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https://www.readbyqxmd.com/read/28803875/a-novel-plasma-membrane-anchored-protein-regulates-xylem-cell-wall-deposition-through-microtubule-dependent-lateral-inhibition-of-rho-gtpase-domains
#1
Yuki Sugiyama, Mayumi Wakazaki, Kiminori Toyooka, Hiroo Fukuda, Yoshihisa Oda
Spatial control of cell-wall deposition is essential for determining plant cell shape [1]. Rho-type GTPases, together with the cortical cytoskeleton, play central roles in regulating cell-wall patterning [2]. In metaxylem vessel cells, which are the major components of xylem tissues, active ROP11 Rho GTPases form oval plasma membrane domains that locally disrupt cortical microtubules, thereby directing the formation of oval pits in secondary cell walls [3-5]. However, the regulatory mechanism that determines the planar shape of active Rho of Plants (ROP) domains is still unknown...
August 7, 2017: Current Biology: CB
https://www.readbyqxmd.com/read/28800690/community-airborne-particulate-matter-from-mining-for-sand-used-as-hydraulic-fracturing-proppant
#2
Thomas M Peters, Patrick T O'Shaughnessy, Ryan Grant, Ralph Altmaier, Elizabeth Swanton, Jeffrey Falk, David Osterberg, Edith Parker, Nancy G Wyland, Sinan Sousan, Aimee Liz Stark, Peter S Thorne
Field and laboratory studies were conducted to evaluate the impact of proppant sand mining and processing activities on community particulate matter (PM) concentrations. In field studies outside 17 homes within 800m of sand mining activities (mining, processing, and transport), respirable (PM4) crystalline silica concentrations were low (<0.4μg/m(3)) with crystalline silica detected on 7 samples (2% to 4% of mass). In long-term monitoring at 6 homes within 800m of sand mining activities, the highest daily mean PM concentrations observed were 14...
August 7, 2017: Science of the Total Environment
https://www.readbyqxmd.com/read/28792983/fear-no-colors-observer-clothing-color-influences-lizard-escape-behavior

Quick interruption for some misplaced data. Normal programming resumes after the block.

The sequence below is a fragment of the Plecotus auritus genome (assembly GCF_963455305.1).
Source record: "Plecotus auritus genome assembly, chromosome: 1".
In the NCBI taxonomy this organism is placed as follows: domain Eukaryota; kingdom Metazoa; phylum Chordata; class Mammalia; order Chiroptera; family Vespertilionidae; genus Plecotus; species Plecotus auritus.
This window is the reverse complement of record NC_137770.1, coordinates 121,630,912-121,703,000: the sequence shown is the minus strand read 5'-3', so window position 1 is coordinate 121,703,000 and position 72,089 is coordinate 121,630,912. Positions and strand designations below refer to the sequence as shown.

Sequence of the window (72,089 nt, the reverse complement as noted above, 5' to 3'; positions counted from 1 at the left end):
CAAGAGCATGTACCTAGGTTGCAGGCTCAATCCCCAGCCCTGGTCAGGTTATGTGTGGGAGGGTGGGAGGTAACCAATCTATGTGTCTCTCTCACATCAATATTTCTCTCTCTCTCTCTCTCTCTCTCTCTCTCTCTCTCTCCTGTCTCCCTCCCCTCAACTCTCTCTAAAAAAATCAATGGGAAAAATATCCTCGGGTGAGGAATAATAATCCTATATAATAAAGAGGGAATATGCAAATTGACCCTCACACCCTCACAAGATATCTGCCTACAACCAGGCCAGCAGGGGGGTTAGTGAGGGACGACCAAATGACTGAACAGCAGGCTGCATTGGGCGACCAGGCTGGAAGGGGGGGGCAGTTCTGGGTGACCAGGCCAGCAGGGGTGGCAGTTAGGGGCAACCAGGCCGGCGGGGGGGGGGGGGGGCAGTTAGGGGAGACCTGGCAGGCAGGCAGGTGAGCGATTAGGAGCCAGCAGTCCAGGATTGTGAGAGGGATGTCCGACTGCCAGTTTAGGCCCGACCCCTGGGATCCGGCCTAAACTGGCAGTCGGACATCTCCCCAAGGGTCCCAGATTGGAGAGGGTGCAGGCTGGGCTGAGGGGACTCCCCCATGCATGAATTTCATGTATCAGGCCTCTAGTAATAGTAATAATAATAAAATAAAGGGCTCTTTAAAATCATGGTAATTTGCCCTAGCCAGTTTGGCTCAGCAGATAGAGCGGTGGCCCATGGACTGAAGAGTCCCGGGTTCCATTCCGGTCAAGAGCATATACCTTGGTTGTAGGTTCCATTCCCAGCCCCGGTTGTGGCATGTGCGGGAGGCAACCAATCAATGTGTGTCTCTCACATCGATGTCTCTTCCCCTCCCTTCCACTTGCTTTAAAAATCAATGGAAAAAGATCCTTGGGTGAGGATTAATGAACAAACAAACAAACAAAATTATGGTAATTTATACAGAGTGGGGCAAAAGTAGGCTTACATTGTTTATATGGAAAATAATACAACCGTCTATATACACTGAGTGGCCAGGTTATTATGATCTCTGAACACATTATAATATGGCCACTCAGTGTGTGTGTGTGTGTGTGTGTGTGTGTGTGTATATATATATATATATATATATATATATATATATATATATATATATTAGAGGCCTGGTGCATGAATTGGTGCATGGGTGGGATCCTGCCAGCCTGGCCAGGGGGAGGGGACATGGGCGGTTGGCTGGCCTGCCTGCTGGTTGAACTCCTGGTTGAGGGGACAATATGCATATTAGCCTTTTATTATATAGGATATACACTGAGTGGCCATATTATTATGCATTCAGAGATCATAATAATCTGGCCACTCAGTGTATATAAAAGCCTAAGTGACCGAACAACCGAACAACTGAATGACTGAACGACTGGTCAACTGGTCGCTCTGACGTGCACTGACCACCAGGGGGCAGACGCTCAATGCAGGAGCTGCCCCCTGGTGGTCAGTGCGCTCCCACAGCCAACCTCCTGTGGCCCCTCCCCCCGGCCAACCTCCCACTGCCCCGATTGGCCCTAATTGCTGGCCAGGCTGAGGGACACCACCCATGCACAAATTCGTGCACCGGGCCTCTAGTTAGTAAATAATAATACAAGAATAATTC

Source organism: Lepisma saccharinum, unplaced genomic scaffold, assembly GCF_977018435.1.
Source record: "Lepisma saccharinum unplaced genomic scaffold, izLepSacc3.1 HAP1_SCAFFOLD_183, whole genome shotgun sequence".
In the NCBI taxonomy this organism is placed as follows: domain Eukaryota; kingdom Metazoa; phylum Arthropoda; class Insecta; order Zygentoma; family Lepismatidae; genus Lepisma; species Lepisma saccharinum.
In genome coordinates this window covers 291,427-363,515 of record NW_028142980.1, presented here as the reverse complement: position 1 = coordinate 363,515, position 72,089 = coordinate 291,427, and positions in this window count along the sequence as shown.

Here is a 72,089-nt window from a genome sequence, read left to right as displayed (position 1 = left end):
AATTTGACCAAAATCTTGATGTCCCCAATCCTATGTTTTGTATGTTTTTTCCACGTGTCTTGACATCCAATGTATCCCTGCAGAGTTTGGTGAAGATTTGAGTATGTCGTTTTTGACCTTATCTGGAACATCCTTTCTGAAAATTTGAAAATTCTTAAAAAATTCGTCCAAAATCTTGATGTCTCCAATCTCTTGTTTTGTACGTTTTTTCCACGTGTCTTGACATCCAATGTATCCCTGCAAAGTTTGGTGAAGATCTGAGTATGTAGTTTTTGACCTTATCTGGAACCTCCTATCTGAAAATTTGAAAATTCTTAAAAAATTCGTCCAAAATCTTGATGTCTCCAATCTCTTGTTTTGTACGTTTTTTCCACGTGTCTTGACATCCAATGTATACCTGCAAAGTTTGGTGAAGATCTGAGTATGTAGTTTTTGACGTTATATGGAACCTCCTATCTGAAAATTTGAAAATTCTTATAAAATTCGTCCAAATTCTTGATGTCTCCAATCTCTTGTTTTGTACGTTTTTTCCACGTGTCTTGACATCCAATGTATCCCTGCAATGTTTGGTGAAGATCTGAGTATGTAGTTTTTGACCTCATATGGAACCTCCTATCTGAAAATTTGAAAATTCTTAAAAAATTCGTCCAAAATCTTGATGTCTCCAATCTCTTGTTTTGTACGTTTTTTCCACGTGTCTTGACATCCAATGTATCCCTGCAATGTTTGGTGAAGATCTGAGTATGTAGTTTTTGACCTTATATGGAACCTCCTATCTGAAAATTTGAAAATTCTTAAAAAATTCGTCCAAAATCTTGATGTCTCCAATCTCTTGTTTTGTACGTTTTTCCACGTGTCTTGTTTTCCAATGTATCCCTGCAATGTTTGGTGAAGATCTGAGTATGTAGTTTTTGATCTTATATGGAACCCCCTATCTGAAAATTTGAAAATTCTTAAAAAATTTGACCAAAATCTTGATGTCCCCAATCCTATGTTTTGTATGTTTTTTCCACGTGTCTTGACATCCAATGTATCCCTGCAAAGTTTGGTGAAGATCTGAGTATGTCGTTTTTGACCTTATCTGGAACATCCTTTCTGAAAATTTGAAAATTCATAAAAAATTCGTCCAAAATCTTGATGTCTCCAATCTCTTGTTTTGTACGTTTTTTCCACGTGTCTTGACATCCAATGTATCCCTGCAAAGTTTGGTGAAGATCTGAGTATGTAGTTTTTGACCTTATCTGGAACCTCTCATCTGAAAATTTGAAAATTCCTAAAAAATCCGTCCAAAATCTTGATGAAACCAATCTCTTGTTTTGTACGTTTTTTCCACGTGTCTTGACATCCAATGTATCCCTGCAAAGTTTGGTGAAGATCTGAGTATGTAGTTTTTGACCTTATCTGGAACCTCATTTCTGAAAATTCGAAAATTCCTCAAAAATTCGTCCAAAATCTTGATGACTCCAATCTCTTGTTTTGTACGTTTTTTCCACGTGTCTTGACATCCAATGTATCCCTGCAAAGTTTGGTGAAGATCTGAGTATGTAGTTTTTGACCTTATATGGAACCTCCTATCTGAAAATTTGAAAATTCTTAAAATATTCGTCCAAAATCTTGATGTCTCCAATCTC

#3
Breanna J Putman, Jonathan P Drury, Daniel T Blumstein, Gregory B Pauly
Animals often view humans as predators, leading to alterations in their behavior. Even nuanced aspects of human activity like clothing color affect animal behavior, but we lack an understanding of when and where such effects will occur. The species confidence hypothesis posits that birds are attracted to colors found on their bodies and repelled by non-body colors. Here, we extend this hypothesis taxonomically and conceptually to test whether this pattern is applicable in a non-avian reptile and to suggest that species should respond less fearfully to their sexually-selected signaling color...
2017: PloS One
https://www.readbyqxmd.com/read/28789692/diversity-of-use-and-local-knowledge-of-wild-and-cultivated-plants-in-the-eastern-cape-province-south-africa
#4
Alfred Maroyi
BACKGROUND: Traditional ecological knowledge among indigenous communities plays an important role in retaining cultural identity and achieving sustainable natural resource management. Hundreds of millions of people mostly in developing countries derive a substantial part of their subsistence and income from plant resources. The aim of this study was to assess useful plant species diversity, plant use categories and local knowledge of both wild and cultivated useful species in the Eastern Cape province, South Africa...
August 8, 2017: Journal of Ethnobiology and Ethnomedicine
https://www.readbyqxmd.com/read/28783038/photon-caliper-to-achieve-submillimeter-positioning-accuracy
#5
Kyle Joseph Gallagher, Jennifer Wong, Junan Zhang
The purpose of this study was to demonstrate the feasibility of using a commercial two-dimensional (2D) detector array with an inherent detector spacing of 5 mm to achieve submillimeter accuracy in localizing the radiation isocenter. This was accomplished by delivering the Vernier "dose" caliper to a 2D detector array where the nominal scale was the 2D detector array and the non-nominal Vernier scale was the radiation dose strips produced by the high-definition (HD) multileaf collimators (MLCs) of the linear accelerator...
August 7, 2017: Physics in Medicine and Biology
https://www.readbyqxmd.com/read/28778002/the-efficacy-of-combined-educational-and-site-management-actions-in-reducing-off-trail-hiking-in-an-urban-proximate-protected-area
#6
Karen S Hockett, Jeffrey L Marion, Yu-Fai Leung
Park and protected area managers are tasked with protecting natural environments, a particularly daunting challenge in heavily visited urban-proximate areas where flora and fauna are already stressed by external threats. In this study, an adaptive management approach was taken to reduce extensive off-trail hiking along a popular trail through an ecologically diverse and significant area in the Chesapeake and Ohio National Historical Park near Washington DC. Substantial amounts of off-trail hiking there had created an extensive 16...
August 1, 2017: Journal of Environmental Management
https://www.readbyqxmd.com/read/28755595/predicting-diffuse-microbial-pollution-risk-across-catchments-the-performance-of-scimap-and-recommendations-for-future-development
#7
Kenneth D H Porter, Sim M Reaney, Richard S Quilliam, Chris Burgess, David M Oliver